grown, they?ve asked staff, ?What do you want to do? How can we do things better?? Still, she and her staff want to continue improving their management skills, and efforts are underway to boost training for managers in identified core competency areas. In terms of governance, the board went through several periods of change. The board started with a focus on the St. Charles region, but Braun wanted to have a more professional, less community-centric board. ?We?re still in transition from a local to a regional board,? he says. The board has instituted changes designed to focus it on the organization?s strategy, governance, and financing, and less on programmatic and operational details. ?The general tendency of the board [in the beginning] was to micromanage, like spending hours discussing phone companies to go with,? says Mathis. ?A few of us decided that was not the best use of our time.? Now the board has six committees: executive, compensation, governance, finance and audit, planning, and development. The board is still actively involved in staff compensation, human resources, assessment and evaluation, and general management advice. Braun cites board continuity (there are no term limits) and a lack of surprises as critical ingredients for its long-term success. ?This is very much a working board,? he says. ?The key in my mind has been continuity of board leadership and consistent support of me and our staff and the mutual trust that was developed out of a really transparent relationship.? Key Insights| Dealing with a major program addition. YIN?s quantum leap in growth following the addition of Head Start had both benefits and challenges. It provided the organization an opportunity to add and absorb senior management to the organization all at once. However, it brought the potential of distracting YIN from its existing programs. The organization mitigated this
risk by waiting to submit its grant proposal until it was solid and by walling off Head Start from the rest of the organization.|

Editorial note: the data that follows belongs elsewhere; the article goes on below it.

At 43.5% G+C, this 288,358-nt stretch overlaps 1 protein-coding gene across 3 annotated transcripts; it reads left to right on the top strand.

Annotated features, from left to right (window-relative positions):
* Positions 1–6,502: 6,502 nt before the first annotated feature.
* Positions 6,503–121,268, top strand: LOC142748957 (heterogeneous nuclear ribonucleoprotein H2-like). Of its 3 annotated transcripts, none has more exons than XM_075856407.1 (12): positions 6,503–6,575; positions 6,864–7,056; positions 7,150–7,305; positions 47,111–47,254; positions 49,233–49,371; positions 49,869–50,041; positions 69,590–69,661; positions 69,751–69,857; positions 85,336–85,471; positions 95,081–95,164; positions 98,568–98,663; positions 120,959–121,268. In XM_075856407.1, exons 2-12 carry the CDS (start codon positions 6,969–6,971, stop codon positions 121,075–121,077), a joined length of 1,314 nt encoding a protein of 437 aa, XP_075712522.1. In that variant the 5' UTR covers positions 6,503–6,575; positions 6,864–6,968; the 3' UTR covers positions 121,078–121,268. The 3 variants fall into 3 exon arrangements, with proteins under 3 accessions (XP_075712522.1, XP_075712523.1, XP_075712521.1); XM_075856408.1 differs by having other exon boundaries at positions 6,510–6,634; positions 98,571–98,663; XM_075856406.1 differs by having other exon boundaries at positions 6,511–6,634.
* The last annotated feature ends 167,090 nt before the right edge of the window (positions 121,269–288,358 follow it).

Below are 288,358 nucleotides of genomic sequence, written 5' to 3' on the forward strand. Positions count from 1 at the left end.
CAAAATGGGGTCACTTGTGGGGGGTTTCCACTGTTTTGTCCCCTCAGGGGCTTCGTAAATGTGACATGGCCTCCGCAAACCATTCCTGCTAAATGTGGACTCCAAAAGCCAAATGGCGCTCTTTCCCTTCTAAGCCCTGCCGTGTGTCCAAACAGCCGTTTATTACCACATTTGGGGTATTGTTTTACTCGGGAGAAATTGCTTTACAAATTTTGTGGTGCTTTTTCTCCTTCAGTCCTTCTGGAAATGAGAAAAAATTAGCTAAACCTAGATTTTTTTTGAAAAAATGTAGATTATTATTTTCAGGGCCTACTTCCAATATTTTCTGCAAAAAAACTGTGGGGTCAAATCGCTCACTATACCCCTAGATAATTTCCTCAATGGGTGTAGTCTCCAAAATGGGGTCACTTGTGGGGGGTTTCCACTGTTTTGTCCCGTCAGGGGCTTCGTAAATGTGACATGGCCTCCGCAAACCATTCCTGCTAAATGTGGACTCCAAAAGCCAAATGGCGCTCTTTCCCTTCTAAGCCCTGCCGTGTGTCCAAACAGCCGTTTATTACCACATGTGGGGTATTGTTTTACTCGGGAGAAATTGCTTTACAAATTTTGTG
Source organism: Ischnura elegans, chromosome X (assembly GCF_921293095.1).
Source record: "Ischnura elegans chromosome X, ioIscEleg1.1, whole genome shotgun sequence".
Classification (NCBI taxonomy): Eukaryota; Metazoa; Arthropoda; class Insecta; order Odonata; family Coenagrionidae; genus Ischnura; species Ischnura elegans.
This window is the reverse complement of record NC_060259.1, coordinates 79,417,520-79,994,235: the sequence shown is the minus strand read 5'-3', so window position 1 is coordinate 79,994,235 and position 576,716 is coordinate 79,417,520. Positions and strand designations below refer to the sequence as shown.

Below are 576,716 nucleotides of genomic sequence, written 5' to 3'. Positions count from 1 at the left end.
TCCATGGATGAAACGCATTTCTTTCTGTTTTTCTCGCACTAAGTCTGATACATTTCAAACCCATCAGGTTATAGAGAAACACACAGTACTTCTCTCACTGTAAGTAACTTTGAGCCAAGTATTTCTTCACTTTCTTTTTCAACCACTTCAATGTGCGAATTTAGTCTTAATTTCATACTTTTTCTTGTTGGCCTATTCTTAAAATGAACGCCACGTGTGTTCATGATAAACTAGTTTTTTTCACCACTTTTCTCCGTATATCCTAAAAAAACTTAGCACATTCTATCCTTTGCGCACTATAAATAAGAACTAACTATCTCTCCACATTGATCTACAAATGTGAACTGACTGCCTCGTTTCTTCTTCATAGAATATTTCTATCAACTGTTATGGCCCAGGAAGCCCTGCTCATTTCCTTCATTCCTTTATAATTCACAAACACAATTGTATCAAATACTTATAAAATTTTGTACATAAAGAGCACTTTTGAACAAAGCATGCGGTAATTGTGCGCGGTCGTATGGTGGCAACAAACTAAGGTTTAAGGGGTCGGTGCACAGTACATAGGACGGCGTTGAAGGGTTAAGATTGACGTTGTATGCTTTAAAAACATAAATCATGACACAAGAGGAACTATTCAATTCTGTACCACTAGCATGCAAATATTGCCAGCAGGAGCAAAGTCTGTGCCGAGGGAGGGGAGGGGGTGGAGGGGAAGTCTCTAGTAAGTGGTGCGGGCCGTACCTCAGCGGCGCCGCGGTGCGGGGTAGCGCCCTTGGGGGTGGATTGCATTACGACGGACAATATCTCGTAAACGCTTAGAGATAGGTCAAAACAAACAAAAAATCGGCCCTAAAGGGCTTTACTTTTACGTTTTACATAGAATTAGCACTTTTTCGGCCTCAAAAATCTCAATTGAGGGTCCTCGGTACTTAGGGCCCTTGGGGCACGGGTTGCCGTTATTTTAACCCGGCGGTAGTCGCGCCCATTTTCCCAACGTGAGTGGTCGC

Relying on government funding. YIN has developed a competency in attracting government dollars. This competency holds promise for further growth, especially with the proposed increase in social services privatization at the state level. However, this has come at the expense of developing a competency in attracting other funding sources. At a time of budget cuts and increased need for services, YIN is both at the mercy of government funding and in need of a strategy to bring a new set of funders into the mix. Growing programs strategically. YIN has added programs intentionally, creating a continuum of services, from early intervention to crisis services to extended aftercare, for children of all ages and their families. This capacity to provide a wide array of services holistically sets the organization apart from others. Its uniqueness, however, makes it difficult to grasp among funders that are used to organizations with a single program focus. Measuring quality. Smart partnering with Washington University has given YIN the funding and capability to track outcomes for 10 years. These successful program outcomes have attracted more government funds for growth. The next step is to strategically align the organization with these capabilities, with the potential to replicate both the program and evaluation research models. Staying local. Because YIN has concentrated on one geographic area, it has its finger on the pulse of the local community?s needs and can react quickly to filling them. This geographic specialization also helps the organization tap local sources of funding. Leveraging leadership continuity. The retention of key staff and board leaders generated confidence among funders and local supporters that YIN was capable of managing growth without diminishing quality. This continuity also preserved the history and culture of the organization during a period of rapid growth.